19. Husserliana,  vol.  10:  Zur  Phanomenolagie  des
                inneren  Zeitbewusstseins,  ed.  R.   Boehm  (The
                Hague: Martinus Nijhoff, 1966),”34, p. 73;trans.
                J.  Churchill  as The  Phenomenology  of Internal
                Time-Consciousness (Bloomington, Indiana: Indiana
                University Press, 1964), p. 98.  Compare Husserl,
                Erfahrung und Urteil, 3d ed., rev. and ed.  by L.
                Landgrebe (Hamburg: Claassen, 1964),” 38, p.191,
                trans.  J.  S.   Churchill  and  K.   Ameriks  as
                Experience   and  Judgment  (Evanston,  Illinois:
                Northwestern University Press, 1977), p. 165.

            20. Husserliana,  vol.   3:  Ideen  zu  einer  reinen
                Phanomenologie       und       phanomenologischen
                Philosophie, Book I, ed. W. Biemel (The Hague: M.
                Nijhoff, 1950), p. 199.

            21. Zeitbewusstseins,” 36, p.75  (trans.,  p.  100);
                compare  Husserl  MSC 13 II (1934), p.  9, Edmund
                Husserl Archives, Cologne, West Germany.

            22. See note 18.

            23. Zeitbewusstseins, Beilage 6, p.  113 (trans., pp.
                152-153).

            24. Ibid., pp. 75, 112(trans., pp. 100 and 150-151).

            25. Husserl  MS  C  3 III  (1931), pp.  23-24, Edmund
                Husserl  Archives,  Cologne,  West  Germany.  See
                Klaus  Held, Legendige  Gegenwavt  (The Hague: M.
                Nijhoff, 1966).

            26. Husserliana, vol.  6: Die Krisis  der Europ刬sche
                Wissenschaften     und     die    transzendentale
                Phanomenologie,  ed.  W.  Biemel  (The  Hague: M.
                Nijhoff, 1954), p. 175; trans.  David Carr as The
                Crisis  of European  Sciences  and Transcendental
                Phenomenology  (Evanston,  Illinois: Northwestern
                University Press, 1970), p. 172.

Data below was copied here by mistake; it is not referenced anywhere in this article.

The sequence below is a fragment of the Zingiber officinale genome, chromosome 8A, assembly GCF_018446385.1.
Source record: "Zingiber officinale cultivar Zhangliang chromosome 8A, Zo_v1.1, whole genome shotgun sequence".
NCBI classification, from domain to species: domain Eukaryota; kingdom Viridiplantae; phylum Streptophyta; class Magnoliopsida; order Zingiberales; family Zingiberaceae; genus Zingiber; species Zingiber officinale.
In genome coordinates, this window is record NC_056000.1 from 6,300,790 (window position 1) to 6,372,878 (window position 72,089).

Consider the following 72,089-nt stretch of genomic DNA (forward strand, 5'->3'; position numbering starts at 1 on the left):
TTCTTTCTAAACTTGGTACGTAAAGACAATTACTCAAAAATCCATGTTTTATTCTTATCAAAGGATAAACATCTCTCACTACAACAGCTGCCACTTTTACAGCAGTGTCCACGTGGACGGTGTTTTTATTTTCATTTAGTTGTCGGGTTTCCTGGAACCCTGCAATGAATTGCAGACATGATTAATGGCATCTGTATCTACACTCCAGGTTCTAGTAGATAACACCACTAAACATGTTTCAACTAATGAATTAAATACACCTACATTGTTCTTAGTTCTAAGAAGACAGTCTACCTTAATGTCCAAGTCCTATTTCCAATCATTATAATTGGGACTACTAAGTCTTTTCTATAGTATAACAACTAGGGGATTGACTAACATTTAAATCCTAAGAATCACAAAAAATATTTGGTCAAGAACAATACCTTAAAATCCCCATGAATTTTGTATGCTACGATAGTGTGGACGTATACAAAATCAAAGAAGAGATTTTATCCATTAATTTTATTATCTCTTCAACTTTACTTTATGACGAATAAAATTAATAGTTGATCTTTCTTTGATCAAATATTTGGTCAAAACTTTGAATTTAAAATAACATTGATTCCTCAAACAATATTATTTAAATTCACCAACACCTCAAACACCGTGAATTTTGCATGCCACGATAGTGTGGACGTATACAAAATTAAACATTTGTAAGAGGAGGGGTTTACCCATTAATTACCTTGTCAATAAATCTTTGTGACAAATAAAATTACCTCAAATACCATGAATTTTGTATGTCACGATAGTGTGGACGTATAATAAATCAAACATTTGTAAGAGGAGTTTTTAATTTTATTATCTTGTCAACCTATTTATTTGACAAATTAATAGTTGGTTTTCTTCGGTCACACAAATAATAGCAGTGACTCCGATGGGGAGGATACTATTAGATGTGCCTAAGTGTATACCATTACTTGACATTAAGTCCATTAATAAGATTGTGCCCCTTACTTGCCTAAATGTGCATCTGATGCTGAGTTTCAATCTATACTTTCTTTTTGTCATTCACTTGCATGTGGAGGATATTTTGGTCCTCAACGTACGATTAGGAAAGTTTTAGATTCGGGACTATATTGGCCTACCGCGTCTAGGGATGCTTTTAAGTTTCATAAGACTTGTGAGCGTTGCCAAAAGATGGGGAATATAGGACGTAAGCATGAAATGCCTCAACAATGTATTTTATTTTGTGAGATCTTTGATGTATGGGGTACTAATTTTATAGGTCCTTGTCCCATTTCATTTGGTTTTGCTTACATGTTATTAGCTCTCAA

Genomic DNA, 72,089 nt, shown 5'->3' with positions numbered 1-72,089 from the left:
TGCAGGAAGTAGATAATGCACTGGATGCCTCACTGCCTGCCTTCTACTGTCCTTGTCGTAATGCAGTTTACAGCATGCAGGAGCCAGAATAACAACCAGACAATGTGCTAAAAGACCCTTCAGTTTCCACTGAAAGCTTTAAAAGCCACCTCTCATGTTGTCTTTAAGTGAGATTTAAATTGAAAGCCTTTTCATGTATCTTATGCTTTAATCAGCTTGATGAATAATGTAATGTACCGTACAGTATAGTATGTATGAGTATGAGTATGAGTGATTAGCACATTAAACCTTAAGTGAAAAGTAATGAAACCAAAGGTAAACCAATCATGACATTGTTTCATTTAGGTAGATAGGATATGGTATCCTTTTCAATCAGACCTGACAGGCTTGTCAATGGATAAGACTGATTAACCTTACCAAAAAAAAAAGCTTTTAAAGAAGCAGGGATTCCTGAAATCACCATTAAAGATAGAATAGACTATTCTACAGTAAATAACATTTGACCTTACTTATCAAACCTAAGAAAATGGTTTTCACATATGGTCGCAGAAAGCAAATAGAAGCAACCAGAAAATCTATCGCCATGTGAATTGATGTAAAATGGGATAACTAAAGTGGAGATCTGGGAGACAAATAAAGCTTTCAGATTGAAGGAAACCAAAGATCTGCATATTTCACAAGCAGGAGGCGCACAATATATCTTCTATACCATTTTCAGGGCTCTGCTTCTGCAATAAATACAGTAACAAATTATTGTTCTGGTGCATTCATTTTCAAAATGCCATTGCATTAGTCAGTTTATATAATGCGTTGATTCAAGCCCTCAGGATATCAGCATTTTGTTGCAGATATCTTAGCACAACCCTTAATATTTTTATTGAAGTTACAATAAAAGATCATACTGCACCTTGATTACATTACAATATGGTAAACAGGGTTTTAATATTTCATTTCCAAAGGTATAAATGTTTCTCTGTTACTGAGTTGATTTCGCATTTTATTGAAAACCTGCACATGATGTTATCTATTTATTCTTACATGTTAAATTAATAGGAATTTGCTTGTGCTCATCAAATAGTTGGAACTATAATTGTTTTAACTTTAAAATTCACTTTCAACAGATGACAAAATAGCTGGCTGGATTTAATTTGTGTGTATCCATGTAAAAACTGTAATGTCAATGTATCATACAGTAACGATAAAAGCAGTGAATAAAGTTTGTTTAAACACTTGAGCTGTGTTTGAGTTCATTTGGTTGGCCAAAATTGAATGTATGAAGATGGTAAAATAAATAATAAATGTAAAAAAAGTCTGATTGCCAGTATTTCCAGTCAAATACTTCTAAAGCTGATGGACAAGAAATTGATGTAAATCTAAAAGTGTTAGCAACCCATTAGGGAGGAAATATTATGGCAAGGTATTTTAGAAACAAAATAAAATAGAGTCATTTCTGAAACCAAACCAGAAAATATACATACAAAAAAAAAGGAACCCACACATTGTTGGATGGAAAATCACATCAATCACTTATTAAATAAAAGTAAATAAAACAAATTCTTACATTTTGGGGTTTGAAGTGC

27. Husserliana,     vol.     9:    Ph刵omenologische
                Psychologie,  ed.   W.   Biemel  (The  Hague:  M.
                Nijhoff, 1962), p. 475.  "All my pasts lie in me,
                in the streaming present...."

            28. Husserliana, vol.  1. Cartesianische Meditationen
                und Pariser Vortr刧e, ed. S. Strasser (The Hague:
                M.  Nijhoff, 1950),” 33, p.102; trans. D. Cairns
                as Cartesian Meditations (The Hague: M.  Nijhoff,
                1964), pp. 66-67.

            29. Husserliana, vol. 17: Formale and transzendentale
                Logik, ed.  P.  Janssen  (The Hague: M.  Nijhoff,
                1974;1st ed., Halle: M. Niemeyer,1929),” 85, pp.
                215-216;   trans.   D.   Cairns   as  Formal  and
                Transcendental  Logic  (The  Hague:  M.  Nijhoff,
                1969), p. 207.

            30. Ibid.

            31. Ibid., p. 226 (trans., p. 218).

            32. Kenneth  K.  Inada discusses  the feasibility  of
                applying the notion of temporality  (not of time)
                to the Buddhist  doctrine  in his  article, "Time
                and Temporality--A Buddhist Approach," Philosophy
                East and West  24, no.  2 (April, 1974): 171-179.
                While not specifically directed toward Yogaacaara
                Buddhism, the  discussion  offers  an account  of
                temporality different from Husserl's.

            33. Husserl  MS  C 7 I (1932), p.  4, Edmund  Husserl
                Archives,  Cologne,  West   Germany.   See  Held,
                Foreword,  pp.  x  and  30:  "`Now'  as  the  one
                remaining   form  of  presence  and  `Now'  as  a
                changing time-point  among others..."  are Held's
                characterization  of the present as both standing
                and streaming. See Husserl, Erfbhrung, Beilage I,
                pp.  467-468 (trans., p. 386); Husserl MS C 3 III
                (1931), pp.  29-31, and  MS  B 1II  9 (1931), pp.
                36-37,  Edmund  Husserl  Archives, Cologne,  West
                Germany.